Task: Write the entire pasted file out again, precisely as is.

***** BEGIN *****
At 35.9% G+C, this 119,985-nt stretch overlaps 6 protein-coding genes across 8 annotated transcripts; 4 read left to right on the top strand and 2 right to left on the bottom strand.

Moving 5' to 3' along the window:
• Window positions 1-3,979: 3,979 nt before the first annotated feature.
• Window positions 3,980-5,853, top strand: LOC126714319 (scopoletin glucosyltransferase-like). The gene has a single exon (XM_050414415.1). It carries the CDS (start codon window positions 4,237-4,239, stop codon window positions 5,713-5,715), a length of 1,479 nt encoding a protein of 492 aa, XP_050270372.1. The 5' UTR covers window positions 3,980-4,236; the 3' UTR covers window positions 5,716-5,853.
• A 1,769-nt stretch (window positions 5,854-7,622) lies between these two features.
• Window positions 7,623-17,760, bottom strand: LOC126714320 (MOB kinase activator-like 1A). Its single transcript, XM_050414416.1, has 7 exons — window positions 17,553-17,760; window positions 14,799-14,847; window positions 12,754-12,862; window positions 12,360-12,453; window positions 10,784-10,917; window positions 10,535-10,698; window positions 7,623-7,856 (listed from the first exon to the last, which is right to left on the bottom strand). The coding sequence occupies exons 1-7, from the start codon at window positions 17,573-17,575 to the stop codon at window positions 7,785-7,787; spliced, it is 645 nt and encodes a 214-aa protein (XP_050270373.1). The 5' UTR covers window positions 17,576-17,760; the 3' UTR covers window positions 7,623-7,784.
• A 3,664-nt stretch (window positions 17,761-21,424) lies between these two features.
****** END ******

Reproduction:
At 35.9% G+C, this 119,985-nt stretch overlaps 6 protein-coding genes across 8 annotated transcripts; 4 read left to right on the top strand and 2 right to left on the bottom strand.

Moving 5' to 3' along the window:
• Window positions 1-3,979: 3,979 nt before the first annotated feature.
• Window positions 3,980-5,853, top strand: LOC126714319 (scopoletin glucosyltransferase-like). The gene has a single exon (XM_050414415.1). It carries the CDS (start codon window positions 4,237-4,239, stop codon window positions 5,713-5,715), a length of 1,479 nt encoding a protein of 492 aa, XP_050270372.1. The 5' UTR covers window positions 3,980-4,236; the 3' UTR covers window positions 5,716-5,853.
• A 1,769-nt stretch (window positions 5,854-7,622) lies between these two features.
• Window positions 7,623-17,760, bottom strand: LOC126714320 (MOB kinase activator-like 1A). Its single transcript, XM_050414416.1, has 7 exons — window positions 17,553-17,760; window positions 14,799-14,847; window positions 12,754-12,862; window positions 12,360-12,453; window positions 10,784-10,917; window positions 10,535-10,698; window positions 7,623-7,856 (listed from the first exon to the last, which is right to left on the bottom strand). The coding sequence occupies exons 1-7, from the start codon at window positions 17,573-17,575 to the stop codon at window positions 7,785-7,787; spliced, it is 645 nt and encodes a 214-aa protein (XP_050270373.1). The 5' UTR covers window positions 17,576-17,760; the 3' UTR covers window positions 7,623-7,784.
• A 3,664-nt stretch (window positions 17,761-21,424) lies between these two features.